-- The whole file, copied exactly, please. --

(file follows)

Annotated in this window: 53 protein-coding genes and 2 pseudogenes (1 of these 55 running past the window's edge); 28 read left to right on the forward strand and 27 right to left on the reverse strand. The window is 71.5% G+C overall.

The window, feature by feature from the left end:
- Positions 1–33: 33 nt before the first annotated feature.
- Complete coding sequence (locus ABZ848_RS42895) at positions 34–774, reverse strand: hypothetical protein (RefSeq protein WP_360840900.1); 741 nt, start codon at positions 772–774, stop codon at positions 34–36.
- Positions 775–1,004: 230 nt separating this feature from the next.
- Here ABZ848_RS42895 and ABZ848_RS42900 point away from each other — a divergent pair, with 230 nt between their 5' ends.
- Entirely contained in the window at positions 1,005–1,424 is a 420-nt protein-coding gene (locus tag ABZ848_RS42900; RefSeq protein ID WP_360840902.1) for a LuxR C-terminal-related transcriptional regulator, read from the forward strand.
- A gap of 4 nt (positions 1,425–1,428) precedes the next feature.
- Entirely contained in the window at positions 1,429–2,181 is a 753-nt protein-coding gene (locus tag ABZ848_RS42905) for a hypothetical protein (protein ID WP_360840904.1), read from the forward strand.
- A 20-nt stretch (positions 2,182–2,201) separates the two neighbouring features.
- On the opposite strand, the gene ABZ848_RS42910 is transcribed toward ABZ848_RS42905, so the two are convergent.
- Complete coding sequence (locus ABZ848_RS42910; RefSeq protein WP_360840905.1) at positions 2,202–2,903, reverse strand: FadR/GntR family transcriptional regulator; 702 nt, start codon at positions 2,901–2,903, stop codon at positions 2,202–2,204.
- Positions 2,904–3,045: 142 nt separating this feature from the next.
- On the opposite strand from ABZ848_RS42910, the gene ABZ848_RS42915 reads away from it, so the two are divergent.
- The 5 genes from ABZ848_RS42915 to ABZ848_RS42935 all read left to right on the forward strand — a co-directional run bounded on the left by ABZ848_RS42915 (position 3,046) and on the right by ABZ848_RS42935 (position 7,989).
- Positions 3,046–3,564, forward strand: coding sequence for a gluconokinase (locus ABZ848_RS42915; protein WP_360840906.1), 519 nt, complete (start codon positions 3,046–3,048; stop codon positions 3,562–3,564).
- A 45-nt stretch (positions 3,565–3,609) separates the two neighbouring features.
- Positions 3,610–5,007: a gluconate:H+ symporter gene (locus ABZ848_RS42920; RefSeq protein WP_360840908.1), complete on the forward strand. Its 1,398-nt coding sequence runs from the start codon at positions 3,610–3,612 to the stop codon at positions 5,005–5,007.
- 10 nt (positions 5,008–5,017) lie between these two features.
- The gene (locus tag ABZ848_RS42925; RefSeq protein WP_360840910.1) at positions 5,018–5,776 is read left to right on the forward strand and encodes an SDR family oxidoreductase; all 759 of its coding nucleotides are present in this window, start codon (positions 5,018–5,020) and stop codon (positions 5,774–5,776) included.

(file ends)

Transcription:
Annotated in this window: 53 protein-coding genes and 2 pseudogenes (1 of these 55 running past the window's edge); 28 read left to right on the forward strand and 27 right to left on the reverse strand. The window is 71.5% G+C overall.

The window, feature by feature from the left end:
- Positions 1–33: 33 nt before the first annotated feature.
- Complete coding sequence (locus ABZ848_RS42895) at positions 34–774, reverse strand: hypothetical protein (RefSeq protein WP_360840900.1); 741 nt, start codon at positions 772–774, stop codon at positions 34–36.
- Positions 775–1,004: 230 nt separating this feature from the next.
- Here ABZ848_RS42895 and ABZ848_RS42900 point away from each other — a divergent pair, with 230 nt between their 5' ends.
- Entirely contained in the window at positions 1,005–1,424 is a 420-nt protein-coding gene (locus tag ABZ848_RS42900; RefSeq protein ID WP_360840902.1) for a LuxR C-terminal-related transcriptional regulator, read from the forward strand.
- A gap of 4 nt (positions 1,425–1,428) precedes the next feature.
- Entirely contained in the window at positions 1,429–2,181 is a 753-nt protein-coding gene (locus tag ABZ848_RS42905) for a hypothetical protein (protein ID WP_360840904.1), read from the forward strand.
- A 20-nt stretch (positions 2,182–2,201) separates the two neighbouring features.
- On the opposite strand, the gene ABZ848_RS42910 is transcribed toward ABZ848_RS42905, so the two are convergent.
- Complete coding sequence (locus ABZ848_RS42910; RefSeq protein WP_360840905.1) at positions 2,202–2,903, reverse strand: FadR/GntR family transcriptional regulator; 702 nt, start codon at positions 2,901–2,903, stop codon at positions 2,202–2,204.
- Positions 2,904–3,045: 142 nt separating this feature from the next.
- On the opposite strand from ABZ848_RS42910, the gene ABZ848_RS42915 reads away from it, so the two are divergent.
- The 5 genes from ABZ848_RS42915 to ABZ848_RS42935 all read left to right on the forward strand — a co-directional run bounded on the left by ABZ848_RS42915 (position 3,046) and on the right by ABZ848_RS42935 (position 7,989).
- Positions 3,046–3,564, forward strand: coding sequence for a gluconokinase (locus ABZ848_RS42915; protein WP_360840906.1), 519 nt, complete (start codon positions 3,046–3,048; stop codon positions 3,562–3,564).
- A 45-nt stretch (positions 3,565–3,609) separates the two neighbouring features.
- Positions 3,610–5,007: a gluconate:H+ symporter gene (locus ABZ848_RS42920; RefSeq protein WP_360840908.1), complete on the forward strand. Its 1,398-nt coding sequence runs from the start codon at positions 3,610–3,612 to the stop codon at positions 5,005–5,007.
- 10 nt (positions 5,008–5,017) lie between these two features.
- The gene (locus tag ABZ848_RS42925; RefSeq protein WP_360840910.1) at positions 5,018–5,776 is read left to right on the forward strand and encodes an SDR family oxidoreductase; all 759 of its coding nucleotides are present in this window, start codon (positions 5,018–5,020) and stop codon (positions 5,774–5,776) included.